25 years ago Friel’s masterpiece premiered at the theatre festival, and director Annabelle Comyn brings her Lyric production to the Gaiety to mark the occasion. Comyn’s regular design team are on hand to revive the bittersweet story of the Mundy sisters (Catherine Cusack, Cara Kelly, Mary Murray, Catherine McCormack, Vanessa Emme) with Declan Conlon as their returned brother. Comyn excels at blocking large casts so the dance entices…

The Curious Incident of the Dog in the Night-Time 6th October – 10th October Grand Canal

Tickets are becoming scarce for this flagship import from London’s National Theatre. Mark Haddon’s book was a masterful exercise in disguising almost total lack of substance behind flashy style, and writer Simon Stephens and director Marianne Elliott deploy every theatrical bell and whistle going to recreate the sleuthing mind of an autistic teenager, but can they add substance to the source?

The Cherry Orchard 7th October – October 10th O’Reilly Theatre

You haven’t experienced Chekhov till you’ve heard him in the original French. Ahem. Belgian collective tg STAN take on Chekhov’s final elegiac play, an obvious influence on Tom Murphy’s The House; as a peasant’s cunning sees him rise up to supplant the decaying aristocracy, then lament over the genteel way of life he destroyed. Playing straight through for 2 hours without an interval we’re promised unfussy intensity.

July 22, 2014

Dublin Theatre Festival: 10 Plays

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Hamlet 25th – 27th September Grand Canal Theatre

You haven’t appreciated Shakespeare until you’ve heard him in the original German. Ahem. Berlin’s Schaubuhne theatre troupe returns under the direction of Thomas Ostermeier for an acclaimed production of the Bard’s magnum opus. 6 actors play 20 roles in a production characterised by a spectacular stage covered in loose earth, turning to mud as actors hose it, and film each other for projection.

 

Zoo 25th – 28th September Smock Alley

Teatro de Chile present a one-hour lecture, of sorts. Two scientists inform you of their astonishing discovery, the last two Tzoolkman people; and then bend their brains trying to figure out how to preserve a culture whose central feature is imitation. So far, so Monty Python, but this is intended to be a serious problematisation of the idea of academic ‘performance’ in serious lecturing.

 

The Mariner 25th September – October 11th Gate

Hugo Hamilton appears to be the Gate’s go-to guy for the theatre festival. Following an adaptation of his Speckled People memoir he unveils an original script about an Irish sailor traumatised by the Battle of Jutland whose mute state inspires very different reactions from his wife and his mother. Patrick Mason directs, but how much insight can novelist Hamilton deliver in 90 minutes?

 

After Sarah Miles 26th September – October 11th Axis/Civic/Pavilion/Draiocht

Don Wycherley’s received nothing but rave reviews for his solo performance as fisherman Bobeen in Michael Hilliard Mulcahy’s new play about a fisherman remembering his life from teenage days in 1969 to the present. As the touring element of this festival Wycherley will appear in four venues as the fisherman who worked as an extra on the filming of epic Ryan’s Daughter.

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Our Few and Evil Days 26th September – October 11th Abbey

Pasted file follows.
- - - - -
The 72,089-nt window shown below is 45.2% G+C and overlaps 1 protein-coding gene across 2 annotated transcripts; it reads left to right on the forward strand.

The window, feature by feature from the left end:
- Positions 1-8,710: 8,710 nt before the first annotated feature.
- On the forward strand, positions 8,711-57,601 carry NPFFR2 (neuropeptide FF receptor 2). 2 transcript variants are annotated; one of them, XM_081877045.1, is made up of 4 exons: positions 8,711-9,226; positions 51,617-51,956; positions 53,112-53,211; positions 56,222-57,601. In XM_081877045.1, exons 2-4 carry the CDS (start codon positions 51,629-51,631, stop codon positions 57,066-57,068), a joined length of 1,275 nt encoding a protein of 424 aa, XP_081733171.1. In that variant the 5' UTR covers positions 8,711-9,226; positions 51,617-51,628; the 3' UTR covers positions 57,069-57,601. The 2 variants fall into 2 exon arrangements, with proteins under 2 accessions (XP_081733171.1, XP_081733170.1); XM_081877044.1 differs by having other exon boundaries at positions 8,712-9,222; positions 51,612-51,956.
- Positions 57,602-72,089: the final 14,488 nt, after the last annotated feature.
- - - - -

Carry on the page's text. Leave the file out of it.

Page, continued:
Mark O’Rowe takes on directing duties for his first original play in some years and he has assembled a stunning cast for it: Charlie Murphy, Ciaran Hinds, Tom Vaughan-Lawlor, Sinead Cusack, and Ian Lloyd Anderson. We’re promised that a devoted daughter will find out a shocking secret about her parents from a menacing stranger. Violence and poetically abrasive language ensues…

 

Ganesh Versus The Third Reich 1st – 4th October Belvedere

The most ambitious of the three Australian plays at the festival sees the Hindu God Ganesh embark on a journey to reclaim the Swastika from the Nazis, only for things to lurch away from fantastical epic into behind the scenes bickering; as an overbearing director fights with his cast over their right to use the most sacred elements of other cultures.

 

DruidMurphy 1st – 5th October Olympia

DruidMurphy’s trilogy of plays was a highlight of the 2012 Festival, and Garry Hynes returns for a second helping with Marie Mullen and Marty Rea still in tow. Not only will Tom Murphy’s 1985 classic of a dying matriarch, Bailegangaire, be revived, but Murphy has also written a new play Brigit which acts as a prequel by filling in the back-story of matriarch Mommo’s husband.

 

Spinning 1st – 12th October Smock Alley

Fishamble presents the great Karl Shiels in a new play by Halcyon Days playwright Deirdre Kinihan. He plays a man trying to hold onto a life coming apart at the seams, who unexpectedly meets a woman coming to terms with the senseless murder of her daughter. With a cast that includes Caitriona Ennis and Janet Moran this looks set to be an absorbing production.

 

Jack Charles V The Crown 8th – 12th October Samuel Beckett

I can’t help but think of this Australian one-man show as being an eccentric kin to Jeffrey Bernard is Unwell. Jack Charles was part of the Stolen Generation, and then became part of Koori theatre in the 1970s and a film actor; having been a cat-burglar, heroin addict, and convict in the meantime. He performs his life-story with unrepentant brio.

 

Book Burning 8th – 11th October Project

Belgium story-teller Pieter De Buysser tells the story of Sebastian, a man he met at an Occupy demonstration. Sebastian had become embroiled in a WikiLeaks scandal; and from there De Buysser, and his visual artist Hans Op De Beeck, spin out the implications of one man’s struggles to make Sebastian’s story a synecdoche for a new mode of being in the impersonal globalised world.